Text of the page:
The alpinist Simon Gietl is known for his big link-ups and crossings. The fight against time is also nothing new for his mountain guide colleague Alexander Scherl. Together they have achieved a new coup with the “Watzmann Zugspitze Marathon”: Watzmann East Face and Iron Age to the Zugspitze, combined by bike in under 24 hours.
The idea of combining two classic tours in his homeland by bike within 24 hours and thus standing on two of the three highest mountains in Germany has fascinated mountain guide Alexander Scherl for a long time. In Simon Gietl he seems to have found the perfect partner for his “Watzmann-Zugspitze Marathon”. Together they overcome the 6600 meters in altitude and 231 kilometers of distance (of which 203 kilometers by bike and 28 kilometers on foot) in 21 hours and 28 minutes.
Simon Gietl and Alexander Scherl are used to mastering long link-ups and overshoots in a race against time. For example, Gietl climbed the north faces of Ortler, Grosse Zinne and Grossglockner with rope partner Vittori Messini and connected the route between them by bike (Lacrux reported), while Scherl, together with triathlete Roman Deisenhofer, took less than 15 hours from Augsburg to the Zugspitze over the Jubilee Ridge and back.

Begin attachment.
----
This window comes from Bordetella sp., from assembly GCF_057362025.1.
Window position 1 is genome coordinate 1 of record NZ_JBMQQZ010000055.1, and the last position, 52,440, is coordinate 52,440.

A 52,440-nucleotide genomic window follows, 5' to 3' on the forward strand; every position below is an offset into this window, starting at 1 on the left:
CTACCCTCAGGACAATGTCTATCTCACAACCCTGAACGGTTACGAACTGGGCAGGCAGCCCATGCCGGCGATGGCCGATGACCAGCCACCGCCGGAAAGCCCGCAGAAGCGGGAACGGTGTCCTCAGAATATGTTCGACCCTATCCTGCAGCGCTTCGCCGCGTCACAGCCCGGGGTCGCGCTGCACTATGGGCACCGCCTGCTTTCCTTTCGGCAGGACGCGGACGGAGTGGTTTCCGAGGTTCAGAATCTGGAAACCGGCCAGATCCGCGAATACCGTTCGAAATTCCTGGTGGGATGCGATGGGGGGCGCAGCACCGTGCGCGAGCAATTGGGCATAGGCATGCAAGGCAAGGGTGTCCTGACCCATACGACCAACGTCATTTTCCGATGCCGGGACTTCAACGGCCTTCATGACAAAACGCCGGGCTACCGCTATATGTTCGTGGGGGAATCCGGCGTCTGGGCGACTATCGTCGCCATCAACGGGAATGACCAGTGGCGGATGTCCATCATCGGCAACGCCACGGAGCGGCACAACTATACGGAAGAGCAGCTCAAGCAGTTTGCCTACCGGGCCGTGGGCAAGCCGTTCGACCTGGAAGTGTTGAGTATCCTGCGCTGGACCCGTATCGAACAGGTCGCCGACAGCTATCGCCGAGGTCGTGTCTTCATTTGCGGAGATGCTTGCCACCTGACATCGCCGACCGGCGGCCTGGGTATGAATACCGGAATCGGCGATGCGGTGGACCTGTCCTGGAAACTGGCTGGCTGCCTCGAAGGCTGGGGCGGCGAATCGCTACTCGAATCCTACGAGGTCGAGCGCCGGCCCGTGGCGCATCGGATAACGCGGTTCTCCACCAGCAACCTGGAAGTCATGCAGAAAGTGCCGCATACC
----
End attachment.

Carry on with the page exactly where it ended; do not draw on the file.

Simon Gietl and Alexander Scherl overcome 2100 meters of altitude from Eibsee near Garmisch to the highest point in Germany. Pictures: Silvan Metz Photography
“Watzmann-Zugspitze Marathon”: non-stop climbing and cycling
The two state-certified mountain guides started their first joint interlude at Königsee, from where they went through the east face to the Watzmann. The difficulty of this classic with a wall height of 1800 meters and a climbing distance of around three kilometers is 3+ and therefore primarily in finding the way.
This was followed by crossing towards Hocheck and descending into the valley. We then continued on the racing bike and covered a good 203 kilometers with an altitude difference of 2300 meters to the starting point of the Iron Age at Lake Eibsee near Garmisch Partenkirchen.
In contrast to the east face, the Iron Age to the Zugspitze is a very modern tour from 2014. Here too it was another 2100m from the start to the highest point in Germany. The climbing difficulty of this tour is considered moderate at 4-.
6600 meters in altitude and 231 kilometers in just over 21 hours
Exactly 21 hours and 28 minutes after the start at Königsee, the two high-fived on the summit of the Zugspitze: the project was completed, well below the time of 24 hours that Alexander Scherl had targeted. During their “Watzmann-Zugspitze Marathon”, Simon Gietl and Alexander Scherl climbed 6600 meters in altitude and covered a distance of 231 kilometers – 203 kilometers by bike, 38 kilometers on foot.
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Credits: Cover picture Silvan Metz Photography